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New York State Power of Attorney Law Change

Daniel S. Williford Author Photo
Daniel S. Williford
Jul 12, 2021
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On December 15, 2020, Governor Cuomo signed a long awaited new law into place resulting in a change to the New York State Power of Attorney (“POA”). The effective date of the law is June 13, 2021 so for approximately the last month, our clients here at MCCM have been signing the new form POA that needs to substantially conform to the new law. It is important to note that all validly and legally executed POAs prior to June 13, 2021 are grandfathered in as valid documents so there is not a need to change your current POA as long as it was legally executed under prior law.

There are several key differences between the new POA law and the old law that was passed in 2010. Under the previous regime, the short form POA could be signed by the principal and the agents before a notary public. It was only the Gifts Rider addendum that the principal needed to sign in front of two witnesses and a notary. Under the new law, the principal now must sign the POA in front of two witnesses and a notary, while the agents need only sign in front of a notary public.

As noted above, the previous POA regime had a separate addendum the principal could sign to allow their agent more expansive gifting authority, the Gifts Rider. The new law consolidates the incorporation of more expansive gifting authority so that the attorney must now incorporate the gifting authority within the Modifications Section of the short form POA. Where there was two separate documents before, now there is one. If the principal does not wish to incorporate more expansive gifting authority, the basic level of gifting, if authorized by the principal is now a total of $5,000 per year. This number is increased from the prior POA short form including a base level of $500 per year.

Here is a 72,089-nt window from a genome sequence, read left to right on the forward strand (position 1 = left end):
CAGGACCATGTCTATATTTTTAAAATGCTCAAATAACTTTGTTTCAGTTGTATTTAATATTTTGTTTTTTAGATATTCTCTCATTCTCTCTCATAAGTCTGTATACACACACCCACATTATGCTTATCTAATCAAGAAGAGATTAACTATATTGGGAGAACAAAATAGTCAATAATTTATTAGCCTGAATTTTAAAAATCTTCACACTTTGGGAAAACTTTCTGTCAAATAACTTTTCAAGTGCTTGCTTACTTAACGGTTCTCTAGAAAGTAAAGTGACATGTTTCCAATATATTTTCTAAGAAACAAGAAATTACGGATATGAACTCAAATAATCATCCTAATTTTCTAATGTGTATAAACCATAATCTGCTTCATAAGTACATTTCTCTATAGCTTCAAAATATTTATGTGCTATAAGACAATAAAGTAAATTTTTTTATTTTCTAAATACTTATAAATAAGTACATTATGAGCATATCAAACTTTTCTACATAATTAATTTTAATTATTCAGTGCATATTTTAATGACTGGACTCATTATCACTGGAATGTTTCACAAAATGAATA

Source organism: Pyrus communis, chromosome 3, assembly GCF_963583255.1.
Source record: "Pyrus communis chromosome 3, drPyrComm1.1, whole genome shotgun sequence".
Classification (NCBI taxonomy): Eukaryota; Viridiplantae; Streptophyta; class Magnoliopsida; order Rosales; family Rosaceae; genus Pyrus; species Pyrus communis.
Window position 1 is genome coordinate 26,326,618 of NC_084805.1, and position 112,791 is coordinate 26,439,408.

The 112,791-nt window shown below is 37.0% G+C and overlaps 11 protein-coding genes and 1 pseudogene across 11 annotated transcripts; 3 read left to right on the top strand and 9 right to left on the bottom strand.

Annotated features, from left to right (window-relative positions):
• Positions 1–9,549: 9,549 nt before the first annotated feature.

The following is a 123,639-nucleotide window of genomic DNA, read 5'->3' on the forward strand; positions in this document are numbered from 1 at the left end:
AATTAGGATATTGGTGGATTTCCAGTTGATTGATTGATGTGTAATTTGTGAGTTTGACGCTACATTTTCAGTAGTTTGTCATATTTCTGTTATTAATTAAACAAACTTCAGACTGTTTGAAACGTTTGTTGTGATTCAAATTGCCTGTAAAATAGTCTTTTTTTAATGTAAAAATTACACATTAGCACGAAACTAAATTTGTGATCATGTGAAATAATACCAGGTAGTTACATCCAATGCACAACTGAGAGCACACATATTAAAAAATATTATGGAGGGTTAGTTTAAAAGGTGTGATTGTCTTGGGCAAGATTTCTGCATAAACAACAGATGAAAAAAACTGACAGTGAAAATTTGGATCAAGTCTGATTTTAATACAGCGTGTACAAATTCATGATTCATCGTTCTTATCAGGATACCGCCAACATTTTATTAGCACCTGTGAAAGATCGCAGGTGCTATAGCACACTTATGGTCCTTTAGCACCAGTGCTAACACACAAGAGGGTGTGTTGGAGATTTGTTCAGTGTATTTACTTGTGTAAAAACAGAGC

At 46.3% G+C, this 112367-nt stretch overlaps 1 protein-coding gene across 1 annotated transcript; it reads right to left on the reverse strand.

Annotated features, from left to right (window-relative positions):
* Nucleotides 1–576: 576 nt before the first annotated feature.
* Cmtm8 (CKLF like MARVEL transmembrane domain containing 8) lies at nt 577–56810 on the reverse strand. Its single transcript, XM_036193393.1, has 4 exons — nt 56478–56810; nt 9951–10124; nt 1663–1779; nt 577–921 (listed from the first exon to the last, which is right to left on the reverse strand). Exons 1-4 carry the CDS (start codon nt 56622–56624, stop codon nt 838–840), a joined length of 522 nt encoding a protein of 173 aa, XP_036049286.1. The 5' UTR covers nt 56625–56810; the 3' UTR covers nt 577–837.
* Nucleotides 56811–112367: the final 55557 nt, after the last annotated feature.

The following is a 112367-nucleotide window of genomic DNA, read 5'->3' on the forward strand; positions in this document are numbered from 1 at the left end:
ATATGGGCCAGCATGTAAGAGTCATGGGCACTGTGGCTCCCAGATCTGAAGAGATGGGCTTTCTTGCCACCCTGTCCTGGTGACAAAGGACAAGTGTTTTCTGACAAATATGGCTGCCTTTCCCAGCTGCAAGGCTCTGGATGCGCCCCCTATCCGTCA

Aside from the execution and gifting changes above, New York felt that it was important to clarify the process for banks and other financial institutions to render an opinion concerning the validity of a POA. As of June 13, 2021, a bank or financial institution must refuse to honor a POA in writing to the principal and the agent within 10 business days of presentation. The document must provide specific reasons for the refusal. After this potential initial refusal, the law outlines that the principal or agent can subsequently bring a proceeding before an administrative law judge to compel the acceptance of the POA and the court can award damages including reasonable attorney’s fees.

Lastly, New York State provided more direction to agents under the new law. The new law not only gives more direction to an agent for signing on someone else’s behalf, but also makes it a requirement for the agent to keep good records. An agent must keep a record of all transactions conducted for the principal or keep all receipts of payments and transactions conducted for the principal. It is all too common for an agent to fail to keep good records and it can open the agent up to fiduciary liability for failure to be able to prove that certain transactions were conducted in the best interest of the principal.

What this new law makes clear is that executing a POA and/or becoming an agent for someone has become increasingly complicated. For legal advice related to POAs and their execution, please contact our office.

This publication is intended as an information source for clients, prospective clients, and colleagues and constitutes attorney advertising. The content should not be considered legal advice and readers should not act upon information in this publication without individualized professional counsel.

About MCCM

McConville Considine Cooman & Morin, P.C. is a full-service law firm based in Rochester, New York, providing high-quality legal services to businesses and individuals since 1979.  With over a dozen attorneys and a full paralegal support staff, the firm is well-positioned to right-size services tailored to each client. We are large enough to provide expertise in a broad range of practice areas, yet small enough to devote prompt, personal attention to our clients.

We represent a diverse range of clients located throughout New York State and New England.  They include individuals, numerous manufacturing and service industry businesses, local governments, and health care professionals, provider groups, facilities and associations. We also serve as local counsel to out-of-state clients and their attorneys who have litigation pending in Western New York courts.  For more information, please contact us at 585.546.2500.